Finally, PGI holds first meet of poor patient fund panel
The Post-Graduate Institute of Medical Education and Research’s ( PGI MER ) Poor Patient Fund Allotment Committee has finally awakened from its sleep after two years and organised it first meeting last month.chandigarh Updated: Apr 22, 2014 10:24 IST
The Post-Graduate Institute of Medical Education and Research’s ( PGI MER ) Poor Patient Fund Allotment Committee has finally awakened from its sleep after two years and organised it first meeting last month.
The Hindustan Times in February had highlighted that how the committee constituted to give funds for the treatment of poor patients has not organised even a single meeting since its constitution in January 2012.
As per information, the meeting of the committee was organised on February 24, soon after the news report appeared in Hindustan Times.
The committee was constituted by institute’s director Dr YK Chawla under the chairmanship of Dr AK Gupta, medical superintendent. The committee was particularly constituted to allot financial aid for the treatment for poor patients who require funds above Rs 10,000.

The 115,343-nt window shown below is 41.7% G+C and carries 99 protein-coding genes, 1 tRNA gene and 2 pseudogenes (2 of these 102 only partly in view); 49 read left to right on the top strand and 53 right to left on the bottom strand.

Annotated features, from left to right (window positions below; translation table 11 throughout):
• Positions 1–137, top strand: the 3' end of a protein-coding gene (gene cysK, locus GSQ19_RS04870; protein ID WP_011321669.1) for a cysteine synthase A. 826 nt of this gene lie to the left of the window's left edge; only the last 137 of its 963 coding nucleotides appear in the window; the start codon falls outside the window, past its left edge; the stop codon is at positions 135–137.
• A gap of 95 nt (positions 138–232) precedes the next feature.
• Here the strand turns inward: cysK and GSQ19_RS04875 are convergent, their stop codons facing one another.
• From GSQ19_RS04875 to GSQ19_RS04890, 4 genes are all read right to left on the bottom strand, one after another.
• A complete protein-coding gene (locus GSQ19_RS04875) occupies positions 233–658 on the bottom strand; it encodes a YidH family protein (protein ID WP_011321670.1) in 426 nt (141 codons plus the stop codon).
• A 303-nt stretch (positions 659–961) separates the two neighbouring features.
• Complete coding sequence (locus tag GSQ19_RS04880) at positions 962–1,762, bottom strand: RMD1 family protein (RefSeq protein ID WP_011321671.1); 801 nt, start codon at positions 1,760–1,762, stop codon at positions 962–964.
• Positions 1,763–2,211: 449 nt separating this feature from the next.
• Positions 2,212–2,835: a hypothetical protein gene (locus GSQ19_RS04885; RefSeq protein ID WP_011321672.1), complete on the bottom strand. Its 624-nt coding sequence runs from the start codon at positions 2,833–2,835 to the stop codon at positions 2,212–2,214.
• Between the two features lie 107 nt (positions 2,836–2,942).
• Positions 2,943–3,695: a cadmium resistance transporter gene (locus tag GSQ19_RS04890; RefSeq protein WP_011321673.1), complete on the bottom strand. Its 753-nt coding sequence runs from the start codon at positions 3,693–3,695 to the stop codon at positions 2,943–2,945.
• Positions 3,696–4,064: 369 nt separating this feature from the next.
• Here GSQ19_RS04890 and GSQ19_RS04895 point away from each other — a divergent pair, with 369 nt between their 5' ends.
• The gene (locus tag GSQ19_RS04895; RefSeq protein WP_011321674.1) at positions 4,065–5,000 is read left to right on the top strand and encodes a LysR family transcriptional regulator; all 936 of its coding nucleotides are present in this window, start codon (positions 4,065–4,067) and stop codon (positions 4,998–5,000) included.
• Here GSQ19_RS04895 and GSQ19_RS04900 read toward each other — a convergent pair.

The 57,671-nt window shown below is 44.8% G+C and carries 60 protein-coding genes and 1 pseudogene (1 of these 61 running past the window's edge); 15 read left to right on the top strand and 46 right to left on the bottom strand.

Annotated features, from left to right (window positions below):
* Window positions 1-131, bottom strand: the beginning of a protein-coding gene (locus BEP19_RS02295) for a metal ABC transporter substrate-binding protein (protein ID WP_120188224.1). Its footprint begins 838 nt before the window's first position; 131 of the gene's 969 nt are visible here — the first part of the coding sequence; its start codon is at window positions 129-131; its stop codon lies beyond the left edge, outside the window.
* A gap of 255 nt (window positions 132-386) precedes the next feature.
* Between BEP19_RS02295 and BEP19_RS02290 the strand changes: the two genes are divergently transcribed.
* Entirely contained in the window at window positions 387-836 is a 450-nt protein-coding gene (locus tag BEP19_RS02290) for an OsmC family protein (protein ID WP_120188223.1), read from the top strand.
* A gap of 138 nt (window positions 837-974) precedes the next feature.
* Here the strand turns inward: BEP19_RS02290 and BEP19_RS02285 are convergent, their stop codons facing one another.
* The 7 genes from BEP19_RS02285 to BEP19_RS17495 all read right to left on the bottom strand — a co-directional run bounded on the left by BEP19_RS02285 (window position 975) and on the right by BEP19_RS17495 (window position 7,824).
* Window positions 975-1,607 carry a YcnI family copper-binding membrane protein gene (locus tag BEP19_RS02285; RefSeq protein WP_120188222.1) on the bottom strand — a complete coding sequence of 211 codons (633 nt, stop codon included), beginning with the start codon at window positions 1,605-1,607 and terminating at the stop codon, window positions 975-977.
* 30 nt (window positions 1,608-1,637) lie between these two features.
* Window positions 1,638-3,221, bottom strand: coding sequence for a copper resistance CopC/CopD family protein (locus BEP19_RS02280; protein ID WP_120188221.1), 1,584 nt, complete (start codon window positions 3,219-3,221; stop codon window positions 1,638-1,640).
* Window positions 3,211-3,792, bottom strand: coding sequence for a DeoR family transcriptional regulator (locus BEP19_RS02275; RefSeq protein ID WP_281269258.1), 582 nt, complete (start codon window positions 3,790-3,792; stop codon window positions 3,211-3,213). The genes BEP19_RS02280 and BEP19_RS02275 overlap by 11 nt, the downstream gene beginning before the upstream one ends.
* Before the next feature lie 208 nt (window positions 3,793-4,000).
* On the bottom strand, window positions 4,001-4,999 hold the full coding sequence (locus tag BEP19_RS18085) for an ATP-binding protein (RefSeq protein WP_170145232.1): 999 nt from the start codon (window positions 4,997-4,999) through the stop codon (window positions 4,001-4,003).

In its maiden meeting, the committee recommended that the fund allocation for consideration of committee should be raised to Rs 20,000 as compared to the present ceiling of Rs 10,000.
The members present in the meeting proposed that urgent requests of funds beyond Rs 10,000 for patients may not be servient to the holding of meeting as it is likely to delay the decision and leading delayed the treatment.
The committee also recommended that the funds beyond 10,000 may be made under the National Illness Assistance Fund instead of Poor Patient Fund, as per the present procedure.
Significantly, at the PGI it has remained a long history that it has failed to utilise the funds it was given under various central and state government schemes for the treatment of poor patients. Around two years back, HT had highlighted that how the institute spent only 30% of the National Illness Assistance Fund it received to help the poor patients in their treatment.